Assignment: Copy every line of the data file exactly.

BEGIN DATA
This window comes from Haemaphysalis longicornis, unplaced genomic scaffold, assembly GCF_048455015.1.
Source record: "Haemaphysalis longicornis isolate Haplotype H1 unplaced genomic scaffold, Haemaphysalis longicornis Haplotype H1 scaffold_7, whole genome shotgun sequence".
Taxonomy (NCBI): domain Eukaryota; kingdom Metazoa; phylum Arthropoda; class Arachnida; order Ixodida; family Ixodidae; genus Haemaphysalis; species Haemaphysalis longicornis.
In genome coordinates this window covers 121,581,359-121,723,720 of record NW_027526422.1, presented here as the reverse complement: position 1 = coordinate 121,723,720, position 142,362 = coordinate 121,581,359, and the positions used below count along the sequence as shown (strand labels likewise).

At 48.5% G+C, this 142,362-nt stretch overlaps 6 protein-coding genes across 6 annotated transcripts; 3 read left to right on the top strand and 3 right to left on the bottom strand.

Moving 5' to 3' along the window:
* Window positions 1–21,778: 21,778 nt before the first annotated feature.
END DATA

This window comes from Haemaphysalis longicornis, unplaced genomic scaffold, assembly GCF_048455015.1.
Source record: "Haemaphysalis longicornis isolate Haplotype H1 unplaced genomic scaffold, Haemaphysalis longicornis Haplotype H1 scaffold_7, whole genome shotgun sequence".
Taxonomy (NCBI): domain Eukaryota; kingdom Metazoa; phylum Arthropoda; class Arachnida; order Ixodida; family Ixodidae; genus Haemaphysalis; species Haemaphysalis longicornis.
In genome coordinates this window covers 121,581,359-121,723,720 of record NW_027526422.1, presented here as the reverse complement: position 1 = coordinate 121,723,720, position 142,362 = coordinate 121,581,359, and the positions used below count along the sequence as shown (strand labels likewise).

At 48.5% G+C, this 142,362-nt stretch overlaps 6 protein-coding genes across 6 annotated transcripts; 3 read left to right on the top strand and 3 right to left on the bottom strand.

Moving 5' to 3' along the window:
* Window positions 1–21,778: 21,778 nt before the first annotated feature.